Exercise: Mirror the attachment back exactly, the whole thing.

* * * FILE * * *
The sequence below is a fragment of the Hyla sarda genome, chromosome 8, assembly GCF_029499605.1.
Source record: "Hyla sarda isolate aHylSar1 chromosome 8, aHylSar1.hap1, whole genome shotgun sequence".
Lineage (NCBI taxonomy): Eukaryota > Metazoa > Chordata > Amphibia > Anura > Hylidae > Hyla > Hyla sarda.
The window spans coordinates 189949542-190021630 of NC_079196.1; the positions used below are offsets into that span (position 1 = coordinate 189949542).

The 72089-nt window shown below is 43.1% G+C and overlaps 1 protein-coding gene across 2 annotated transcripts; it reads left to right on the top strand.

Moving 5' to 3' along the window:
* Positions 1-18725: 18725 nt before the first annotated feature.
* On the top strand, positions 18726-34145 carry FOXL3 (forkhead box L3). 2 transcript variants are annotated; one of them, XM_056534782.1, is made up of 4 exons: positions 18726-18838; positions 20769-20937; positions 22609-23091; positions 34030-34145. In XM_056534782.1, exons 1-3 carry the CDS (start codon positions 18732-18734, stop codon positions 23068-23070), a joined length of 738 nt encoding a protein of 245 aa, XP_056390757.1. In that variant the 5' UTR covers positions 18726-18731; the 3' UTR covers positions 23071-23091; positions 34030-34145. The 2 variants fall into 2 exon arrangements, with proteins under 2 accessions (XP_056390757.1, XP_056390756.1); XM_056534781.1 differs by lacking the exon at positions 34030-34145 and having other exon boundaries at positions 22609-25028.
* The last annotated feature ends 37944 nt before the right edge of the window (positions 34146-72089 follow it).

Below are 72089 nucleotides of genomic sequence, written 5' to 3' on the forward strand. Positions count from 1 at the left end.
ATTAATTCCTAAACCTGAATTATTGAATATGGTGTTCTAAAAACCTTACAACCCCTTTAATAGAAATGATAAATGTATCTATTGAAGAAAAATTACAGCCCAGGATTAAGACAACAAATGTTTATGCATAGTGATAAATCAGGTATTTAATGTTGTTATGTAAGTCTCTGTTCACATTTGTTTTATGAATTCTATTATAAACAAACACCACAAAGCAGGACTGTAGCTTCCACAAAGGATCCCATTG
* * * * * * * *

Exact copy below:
The sequence below is a fragment of the Hyla sarda genome, chromosome 8, assembly GCF_029499605.1.
Source record: "Hyla sarda isolate aHylSar1 chromosome 8, aHylSar1.hap1, whole genome shotgun sequence".
Lineage (NCBI taxonomy): Eukaryota > Metazoa > Chordata > Amphibia > Anura > Hylidae > Hyla > Hyla sarda.
The window spans coordinates 189949542-190021630 of NC_079196.1; the positions used below are offsets into that span (position 1 = coordinate 189949542).

The 72089-nt window shown below is 43.1% G+C and overlaps 1 protein-coding gene across 2 annotated transcripts; it reads left to right on the top strand.

Moving 5' to 3' along the window:
* Positions 1-18725: 18725 nt before the first annotated feature.
* On the top strand, positions 18726-34145 carry FOXL3 (forkhead box L3). 2 transcript variants are annotated; one of them, XM_056534782.1, is made up of 4 exons: positions 18726-18838; positions 20769-20937; positions 22609-23091; positions 34030-34145. In XM_056534782.1, exons 1-3 carry the CDS (start codon positions 18732-18734, stop codon positions 23068-23070), a joined length of 738 nt encoding a protein of 245 aa, XP_056390757.1. In that variant the 5' UTR covers positions 18726-18731; the 3' UTR covers positions 23071-23091; positions 34030-34145. The 2 variants fall into 2 exon arrangements, with proteins under 2 accessions (XP_056390757.1, XP_056390756.1); XM_056534781.1 differs by lacking the exon at positions 34030-34145 and having other exon boundaries at positions 22609-25028.
* The last annotated feature ends 37944 nt before the right edge of the window (positions 34146-72089 follow it).

Below are 72089 nucleotides of genomic sequence, written 5' to 3' on the forward strand. Positions count from 1 at the left end.
ATTAATTCCTAAACCTGAATTATTGAATATGGTGTTCTAAAAACCTTACAACCCCTTTAATAGAAATGATAAATGTATCTATTGAAGAAAAATTACAGCCCAGGATTAAGACAACAAATGTTTATGCATAGTGATAAATCAGGTATTTAATGTTGTTATGTAAGTCTCTGTTCACATTTGTTTTATGAATTCTATTATAAACAAACACCACAAAGCAGGACTGTAGCTTCCACAAAGGATCCCATTG